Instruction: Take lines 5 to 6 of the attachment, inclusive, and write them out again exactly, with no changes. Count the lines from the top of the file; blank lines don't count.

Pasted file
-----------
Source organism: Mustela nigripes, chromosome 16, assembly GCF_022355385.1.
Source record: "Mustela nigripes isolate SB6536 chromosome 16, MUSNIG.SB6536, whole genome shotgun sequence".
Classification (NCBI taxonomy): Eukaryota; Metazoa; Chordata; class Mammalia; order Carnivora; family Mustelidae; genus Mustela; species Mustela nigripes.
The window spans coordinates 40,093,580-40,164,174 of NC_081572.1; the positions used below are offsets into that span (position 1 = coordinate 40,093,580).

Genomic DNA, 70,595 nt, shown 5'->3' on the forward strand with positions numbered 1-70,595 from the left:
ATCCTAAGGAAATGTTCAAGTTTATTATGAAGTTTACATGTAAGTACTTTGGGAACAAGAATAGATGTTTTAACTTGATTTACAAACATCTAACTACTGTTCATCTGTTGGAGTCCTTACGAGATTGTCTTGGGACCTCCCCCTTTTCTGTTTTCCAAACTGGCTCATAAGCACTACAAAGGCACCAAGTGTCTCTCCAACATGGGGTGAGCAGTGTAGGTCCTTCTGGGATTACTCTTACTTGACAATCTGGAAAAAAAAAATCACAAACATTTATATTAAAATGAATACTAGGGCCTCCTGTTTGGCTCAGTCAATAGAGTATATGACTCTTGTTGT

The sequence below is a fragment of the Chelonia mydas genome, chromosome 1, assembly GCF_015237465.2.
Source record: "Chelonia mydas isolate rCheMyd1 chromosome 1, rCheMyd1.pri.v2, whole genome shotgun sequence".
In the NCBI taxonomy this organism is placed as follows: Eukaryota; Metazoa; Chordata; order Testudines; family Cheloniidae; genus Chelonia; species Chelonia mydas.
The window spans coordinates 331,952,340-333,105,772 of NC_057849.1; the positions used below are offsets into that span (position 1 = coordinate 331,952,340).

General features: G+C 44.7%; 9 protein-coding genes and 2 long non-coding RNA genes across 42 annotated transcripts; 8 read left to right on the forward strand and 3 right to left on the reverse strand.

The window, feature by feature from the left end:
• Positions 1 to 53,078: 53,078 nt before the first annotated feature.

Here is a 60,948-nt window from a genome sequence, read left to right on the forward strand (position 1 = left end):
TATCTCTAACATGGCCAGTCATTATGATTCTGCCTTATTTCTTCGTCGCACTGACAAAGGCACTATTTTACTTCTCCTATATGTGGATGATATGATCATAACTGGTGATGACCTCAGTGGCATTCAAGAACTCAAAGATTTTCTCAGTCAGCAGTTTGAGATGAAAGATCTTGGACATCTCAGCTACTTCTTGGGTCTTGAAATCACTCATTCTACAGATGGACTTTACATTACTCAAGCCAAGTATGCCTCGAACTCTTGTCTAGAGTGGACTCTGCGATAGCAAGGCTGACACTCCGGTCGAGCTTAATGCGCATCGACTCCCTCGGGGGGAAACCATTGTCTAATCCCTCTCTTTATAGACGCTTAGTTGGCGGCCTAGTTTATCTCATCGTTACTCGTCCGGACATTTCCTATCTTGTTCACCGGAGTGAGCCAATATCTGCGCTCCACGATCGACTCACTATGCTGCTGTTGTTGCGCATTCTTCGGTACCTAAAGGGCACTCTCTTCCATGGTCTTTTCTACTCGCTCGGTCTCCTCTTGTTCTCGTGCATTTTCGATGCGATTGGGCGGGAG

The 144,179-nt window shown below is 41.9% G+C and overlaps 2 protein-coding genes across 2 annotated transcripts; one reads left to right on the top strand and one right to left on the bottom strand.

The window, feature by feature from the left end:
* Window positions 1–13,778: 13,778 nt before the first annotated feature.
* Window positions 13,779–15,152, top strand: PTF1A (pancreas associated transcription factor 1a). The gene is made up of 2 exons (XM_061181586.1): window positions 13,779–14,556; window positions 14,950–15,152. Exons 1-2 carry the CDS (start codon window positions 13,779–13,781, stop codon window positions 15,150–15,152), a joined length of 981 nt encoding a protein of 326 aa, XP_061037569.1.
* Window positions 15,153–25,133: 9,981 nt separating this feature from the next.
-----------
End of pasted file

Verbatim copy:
Genomic DNA, 70,595 nt, shown 5'->3' on the forward strand with positions numbered 1-70,595 from the left:
ATCCTAAGGAAATGTTCAAGTTTATTATGAAGTTTACATGTAAGTACTTTGGGAACAAGAATAGATGTTTTAACTTGATTTACAAACATCTAACTACTGTTCATCTGTTGGAGTCCTTACGAGATTGTCTTGGGACCTCCCCCTTTTCTGTTTTCCAAACTGGCTCATAAGCACTACAAAGGCACCAAGTGTCTCTCCAACATGGGGTGAGCAGTGTAGGTCCTTCTGGGATTACTCTTACTTGACAATCTGGAAAAAAAAAATCACAAACATTTATATTAAAATGAATACTAGGGCCTCCTGTTTGGCTCAGTCAATAGAGTATATGACTCTTGTTGT